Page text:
That the Doctor is not a typical tourist is borne out by many further individual serials. For example, ‘Marco Polo’ (1964), ‘The Keys of Marinus’ (1964) and ‘The Chase’ (1965) are early examples of travel narratives, however in ‘Marinus’ the Doctor and his companions are on a mission to find four keys to restore the Conscience of Marinus, a computer which maintains law and order, as opposed to enjoying sights, and in ‘The Chase’ they are fleeing the Daleks, who have their own time machine, from place to place, in what Jonathan Bignell calls ‘picaresque adventure’ (2023: 119). In episode three of ‘The Chase’, the Doctor and his companions are contrasted with a group of visitors who are being shown the Empire State Building by a tour guide. Furthermore, although the first episode of ‘The Gunfighters’ (1966) is titled ‘A Holiday for the Doctor’, this is a play on the name Doc Holliday and upon landing in the Wild West the Doctor visits him in desperate need of a dentist to cure toothache, though arguably Steven and Dodo are at first enthusiastic tourists. The Doctor is then mistaken for Doc Holliday and the Doctor, Steven and Dodo are placed in a number of perilous situations. ‘The Space Museum’ (1965) is also an interesting case: the Doctor and his companions arrive in a museum with numerous exhibits which include spacecrafts from different periods – prefiguring ‘The Seeds of Death’ (1969) – but they are not typical tourists as they try to make sense of a series of bizarre events which culminates with them seeing themselves in an exhibit. They realise that they are seeing a possible future and when they arrive in the present they must act to prevent themselves from becoming part of the exhibit which includes them assisting to stage a revolution. There is also the case of what is typically a tourist space in our world – Madame Tussauds – being subverted in ‘Spearhead from Space’ (1970) and the Doctor and his assistant Liz are not tourists there but are investigating. We shall now see a number of examples of typical tourism in serials and how tourism is displaced.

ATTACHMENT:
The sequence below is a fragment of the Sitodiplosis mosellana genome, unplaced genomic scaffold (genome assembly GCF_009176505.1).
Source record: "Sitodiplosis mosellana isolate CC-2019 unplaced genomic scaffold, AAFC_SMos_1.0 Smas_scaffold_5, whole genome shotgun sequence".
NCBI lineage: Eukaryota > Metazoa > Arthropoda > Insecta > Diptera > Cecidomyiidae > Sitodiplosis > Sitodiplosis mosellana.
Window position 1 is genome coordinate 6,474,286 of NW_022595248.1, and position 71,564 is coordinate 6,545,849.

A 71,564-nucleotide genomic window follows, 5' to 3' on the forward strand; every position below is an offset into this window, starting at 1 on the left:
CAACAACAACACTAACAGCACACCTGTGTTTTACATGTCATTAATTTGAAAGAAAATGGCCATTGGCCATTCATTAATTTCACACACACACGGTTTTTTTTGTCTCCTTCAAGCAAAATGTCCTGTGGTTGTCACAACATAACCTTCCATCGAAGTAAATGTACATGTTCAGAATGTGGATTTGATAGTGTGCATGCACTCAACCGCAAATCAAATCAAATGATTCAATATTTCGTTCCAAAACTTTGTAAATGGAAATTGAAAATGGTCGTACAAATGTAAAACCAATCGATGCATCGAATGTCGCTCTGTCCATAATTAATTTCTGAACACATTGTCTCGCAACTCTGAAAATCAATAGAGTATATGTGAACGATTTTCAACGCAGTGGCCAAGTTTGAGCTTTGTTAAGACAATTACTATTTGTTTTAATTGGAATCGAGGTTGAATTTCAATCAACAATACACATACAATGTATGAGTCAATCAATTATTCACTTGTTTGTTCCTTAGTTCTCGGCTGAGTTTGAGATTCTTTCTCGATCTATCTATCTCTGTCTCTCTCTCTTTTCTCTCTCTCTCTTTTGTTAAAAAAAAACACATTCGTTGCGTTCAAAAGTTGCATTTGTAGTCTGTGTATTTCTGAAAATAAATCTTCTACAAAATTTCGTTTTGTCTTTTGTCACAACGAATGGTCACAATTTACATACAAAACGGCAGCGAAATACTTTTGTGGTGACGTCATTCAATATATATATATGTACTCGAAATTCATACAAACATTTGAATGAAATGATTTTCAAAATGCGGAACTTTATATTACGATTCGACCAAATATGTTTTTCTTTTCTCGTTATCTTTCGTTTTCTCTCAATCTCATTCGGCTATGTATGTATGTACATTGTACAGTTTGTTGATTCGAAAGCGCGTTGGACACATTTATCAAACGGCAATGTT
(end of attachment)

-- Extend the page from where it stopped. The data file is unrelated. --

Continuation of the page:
‘City of Death’ (1979) was filmed in Paris (the first Doctor Who to be filmed abroad) and at first the Doctor and Romana are on a ‘marvellous’ ‘relaxing’ holiday. It is not often that the Doctor and his companions are seen simply relaxing, an early example being at the start of ‘The Romans’ (1965). The first scene of ‘City of Death’ begins with a panning shot from left to right of a desolate prehistoric landscape until the alien Scaroth’s spaceship becomes visible, which will explode on take-off. This panning shot is then repeated as the action moves to Paris and takes in flowers and finally the Eiffel Tower in the background. The Paris scenery differs completely from the desolate landscape of the first scene and also joins the two scenes together suggesting what Paris will become if Scaroth’s scheme to alter time and make sure that the ship explosion which led to the creation of man does not occur. There are further shots which take in the Parisian landscape, such as the Eiffel Tower again from a train that the Doctor and Romana are on and of the Doctor and Romana running through the streets with upbeat music accompanying this. The Doctor indeed says to Romana ‘never mind about the timeslip, we’re on holiday’, however, as this is Doctor Who, this becomes impossible to ignore and their holiday is cut-short in their efforts to thwart Scaroth’s plan. By contrast, in later serials filmed abroad – ‘Arc of Infinity’ (1983) in Amsterdam, ‘Planet of Fire’ (1984) in Lanzarote and ‘The Two Doctors’ (1985) in Seville – the Doctor is not positioned as a tourist enjoying a relaxing holiday but is on a mission to these foreign locales. Rather in the case of ‘Arc of Infinity’ the backpackers Colin Frazer and Robin Stuart are tourists of Amsterdam before they are thrown into unsettling adventure and in ‘Planet of Fire’ Peri is ‘bored’ out of her mind in Lanzarote and is not willing to explore caves with her mother and a woman from the hotel. So, for the most part, the Doctor is not a character who can relax as a tourist of foreign places and although ‘City of Death’ begins in this manner it very quickly becomes an adventure serial.